Everything Rancher does is free and open source
Rancher sells support to enterprises, all of Cloud Native Foundation is covered.
Challenges that Rancher tries to fix: * Deploying consistently across different infrastructure * Implement and manage access control across clusters and namespaces * Integrating with a central authentication system * Partitioning clusters to more efficiently use resources * Managing multi-tenancy, mulitple dedicated and shared clusters * Make clusters highly available * Ensure that security policies are enforced * Monitoring
Kubernetes wants to maintain flexibiility it cannot do certain things like: * tell you how to authenticate with an identity provider * tell you how to do backups * how to do cluster replication
We want to spend more time using that platform than working on the platform
Abstracted complex stuff away and consolidated things together and included benefits.
Kubernetes is a commodity, I don’t care where the electricity comes from as long as the lights turn on.
It is a complete container management platform.
Ketchup k3s is a light-weight utility to get from zero to KUBECONFIG on any local or remote VM. Need 512MB RAM to run all of kubernetes.
Create a VM - take note of ip and add ssh key
Using the local
k3suptool to install kubernetes on the remove
k3sup install –ip
kubeconfigto a safe place and set the env variable
Ensure port 6443 is open and run
kubectl get node -o wide
$ kubectl get pods -A NAMESPACE NAME READY STATUS RESTARTS AGE kube-system coredns-66f496764-lrzsq 1/1 Running 0 8m8s kube-system helm-install-traefik-hzhmd 0/1 Completed 0 8m7s kube-system svclb-traefik-qgwr9 3/3 Running 0 7m37s kube-system traefik-d869575c8-2xsb7 1/1 Running 0 7m37s
Building blocks, that can be assembled into an application:
- config maps
Everything in kubernetes is written in yaml - they are called manifests
- Smallest unit that can be deployed in kubernetes
- Consist of one or more containers always scheduled together
- Each pod has a unique ip address
- Containers in a host speak to eachother with localhost
Pods often have 1 container in it
A single unit of functionality - pods are the things that scale when you need more power
Basic Pod Spec
apiVersion: v1 kind: Pod metadata: name: myapp-prod labels: app: myapp spec: containers: - name: myapp-container image: busybox command: ['sh', '-c', 'echo Hello Kubernetes! && sleep 10']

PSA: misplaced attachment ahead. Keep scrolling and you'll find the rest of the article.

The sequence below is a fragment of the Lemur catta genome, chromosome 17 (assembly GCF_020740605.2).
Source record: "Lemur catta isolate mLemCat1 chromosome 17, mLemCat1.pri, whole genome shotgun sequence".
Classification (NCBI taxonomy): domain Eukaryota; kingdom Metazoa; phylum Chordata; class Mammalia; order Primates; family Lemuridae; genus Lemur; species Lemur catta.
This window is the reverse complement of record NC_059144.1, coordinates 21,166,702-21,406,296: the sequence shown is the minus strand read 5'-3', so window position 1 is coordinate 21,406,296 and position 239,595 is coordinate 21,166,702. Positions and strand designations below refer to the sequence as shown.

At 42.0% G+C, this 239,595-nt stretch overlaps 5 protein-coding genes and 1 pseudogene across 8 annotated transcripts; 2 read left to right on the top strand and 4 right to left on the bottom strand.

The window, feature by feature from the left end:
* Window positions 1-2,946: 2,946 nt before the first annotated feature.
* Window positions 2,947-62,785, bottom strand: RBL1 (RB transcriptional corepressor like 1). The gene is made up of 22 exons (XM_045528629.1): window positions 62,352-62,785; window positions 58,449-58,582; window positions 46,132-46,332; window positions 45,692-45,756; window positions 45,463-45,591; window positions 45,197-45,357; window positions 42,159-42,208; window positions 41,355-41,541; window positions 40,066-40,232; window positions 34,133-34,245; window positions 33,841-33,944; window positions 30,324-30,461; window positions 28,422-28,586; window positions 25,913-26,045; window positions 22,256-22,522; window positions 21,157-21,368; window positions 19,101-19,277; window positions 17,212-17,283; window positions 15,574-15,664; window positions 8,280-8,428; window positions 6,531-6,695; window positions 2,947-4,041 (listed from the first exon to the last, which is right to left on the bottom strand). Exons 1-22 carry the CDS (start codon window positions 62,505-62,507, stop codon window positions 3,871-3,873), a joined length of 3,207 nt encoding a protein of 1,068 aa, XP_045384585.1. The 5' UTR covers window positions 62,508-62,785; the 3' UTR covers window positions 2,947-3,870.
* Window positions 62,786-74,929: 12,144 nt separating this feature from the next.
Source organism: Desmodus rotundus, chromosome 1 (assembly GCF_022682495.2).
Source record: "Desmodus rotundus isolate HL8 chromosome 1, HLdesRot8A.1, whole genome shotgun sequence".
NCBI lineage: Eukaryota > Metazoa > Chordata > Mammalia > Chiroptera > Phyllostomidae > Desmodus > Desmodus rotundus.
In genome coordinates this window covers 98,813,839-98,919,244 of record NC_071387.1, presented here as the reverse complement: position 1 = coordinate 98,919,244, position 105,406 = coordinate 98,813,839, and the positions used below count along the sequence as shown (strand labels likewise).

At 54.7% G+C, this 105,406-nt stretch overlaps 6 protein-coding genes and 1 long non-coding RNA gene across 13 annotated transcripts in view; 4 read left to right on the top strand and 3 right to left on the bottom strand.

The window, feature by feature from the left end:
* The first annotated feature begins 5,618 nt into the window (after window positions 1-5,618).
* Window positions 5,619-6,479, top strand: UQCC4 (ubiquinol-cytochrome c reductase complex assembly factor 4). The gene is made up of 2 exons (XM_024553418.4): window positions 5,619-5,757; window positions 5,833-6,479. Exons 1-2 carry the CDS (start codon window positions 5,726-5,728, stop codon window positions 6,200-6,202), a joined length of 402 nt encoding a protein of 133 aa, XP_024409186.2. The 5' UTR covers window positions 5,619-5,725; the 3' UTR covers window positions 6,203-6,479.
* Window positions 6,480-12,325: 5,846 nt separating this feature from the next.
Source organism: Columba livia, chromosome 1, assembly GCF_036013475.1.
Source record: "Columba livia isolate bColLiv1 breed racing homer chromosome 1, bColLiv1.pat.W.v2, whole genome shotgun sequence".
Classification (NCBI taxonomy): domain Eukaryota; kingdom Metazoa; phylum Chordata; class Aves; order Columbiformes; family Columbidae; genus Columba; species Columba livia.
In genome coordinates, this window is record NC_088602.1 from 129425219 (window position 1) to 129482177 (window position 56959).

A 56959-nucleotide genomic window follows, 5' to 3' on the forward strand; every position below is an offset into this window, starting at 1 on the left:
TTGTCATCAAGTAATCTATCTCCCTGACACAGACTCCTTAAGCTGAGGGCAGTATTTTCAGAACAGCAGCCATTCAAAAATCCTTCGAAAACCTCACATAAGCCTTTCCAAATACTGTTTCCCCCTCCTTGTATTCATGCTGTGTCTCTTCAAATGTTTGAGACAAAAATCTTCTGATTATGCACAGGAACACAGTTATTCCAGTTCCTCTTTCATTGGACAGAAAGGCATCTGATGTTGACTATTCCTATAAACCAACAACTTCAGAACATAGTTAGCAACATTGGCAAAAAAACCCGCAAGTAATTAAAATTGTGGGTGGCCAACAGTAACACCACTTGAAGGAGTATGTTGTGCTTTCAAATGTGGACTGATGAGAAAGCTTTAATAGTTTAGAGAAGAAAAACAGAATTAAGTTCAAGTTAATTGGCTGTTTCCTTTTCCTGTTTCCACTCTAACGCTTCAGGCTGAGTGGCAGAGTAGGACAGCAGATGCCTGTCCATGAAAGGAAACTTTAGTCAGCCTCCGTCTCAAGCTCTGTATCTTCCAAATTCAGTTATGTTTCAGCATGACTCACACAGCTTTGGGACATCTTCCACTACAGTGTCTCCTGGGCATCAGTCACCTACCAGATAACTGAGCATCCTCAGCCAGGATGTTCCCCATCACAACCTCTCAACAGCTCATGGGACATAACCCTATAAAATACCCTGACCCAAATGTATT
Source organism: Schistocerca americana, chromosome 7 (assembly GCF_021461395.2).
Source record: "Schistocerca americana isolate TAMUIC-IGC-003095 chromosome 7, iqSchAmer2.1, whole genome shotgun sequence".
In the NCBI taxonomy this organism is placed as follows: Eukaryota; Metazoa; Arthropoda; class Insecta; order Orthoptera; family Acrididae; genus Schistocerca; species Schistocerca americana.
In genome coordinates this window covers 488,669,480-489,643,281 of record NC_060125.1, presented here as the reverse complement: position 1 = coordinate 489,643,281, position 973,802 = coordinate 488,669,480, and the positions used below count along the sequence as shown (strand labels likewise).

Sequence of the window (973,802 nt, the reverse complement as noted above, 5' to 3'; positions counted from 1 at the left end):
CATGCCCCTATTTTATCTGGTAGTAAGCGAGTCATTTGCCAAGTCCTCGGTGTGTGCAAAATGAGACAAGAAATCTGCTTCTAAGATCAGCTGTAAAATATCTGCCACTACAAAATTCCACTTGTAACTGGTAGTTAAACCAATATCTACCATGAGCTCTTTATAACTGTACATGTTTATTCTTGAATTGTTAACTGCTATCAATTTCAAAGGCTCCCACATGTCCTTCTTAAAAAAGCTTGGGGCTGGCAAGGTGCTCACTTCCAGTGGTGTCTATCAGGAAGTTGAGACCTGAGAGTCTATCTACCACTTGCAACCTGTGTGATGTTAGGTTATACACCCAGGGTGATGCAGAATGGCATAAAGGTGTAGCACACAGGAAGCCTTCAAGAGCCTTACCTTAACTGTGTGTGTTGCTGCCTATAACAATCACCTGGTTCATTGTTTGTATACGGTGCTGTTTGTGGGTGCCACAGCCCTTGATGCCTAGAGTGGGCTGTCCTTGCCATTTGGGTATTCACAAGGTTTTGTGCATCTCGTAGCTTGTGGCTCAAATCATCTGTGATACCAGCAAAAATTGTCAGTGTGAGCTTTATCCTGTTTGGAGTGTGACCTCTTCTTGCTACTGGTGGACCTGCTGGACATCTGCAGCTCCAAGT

containers part is important - you tell it the name, the image to run and the command to override the default.
kubectl you can use:
kubectl apply -f pod.yaml
Unless you specifically tell kubernetes that this pod is going to run once then stop (like a bash command), kubernetes expects that it will continue running.
If it stops and kubernetes does not know why it restarts it - kubernetes will then increase to
2s before restarting then
4s and continue doubling until
10 mins. To prevent excess resource usage on the cluster. A
Delete the pod:
kubectl delete po/myapp-pod
You’re never going to create pods as there will be something else managing it
- Defined the desired scale and state of a group of pods
- A replica set will ensure there are a certain number of pods running - so if you lose a node with 4 pods on it - another 4 pods will start on other nodes.
- Kubernetes works with 2 states: actual state and desired state
Everything you do with kubernetes is telling it the desired state
- You create this
- Deployment creates Replice Set, Replica set creates pods
- Deployment is rolling - you can also roll back
apiVersion: apps/v1 kind: Deployment metadata: name: nginx labels: app: nginx spec: replicas: 3 selector: matchLabels: app: nginx template: metadata: labels: app: nginx spec: containers: - name: nginx:1.14-alpine ports: - containerPort: 80
metadata - Everything in kubernetes has a label, many labels - key-value pairs. They are used with selectors, since pods and versions can change you tell the replicaset and the deployment what it should be managing.
Best practice is to name things that are related with the same name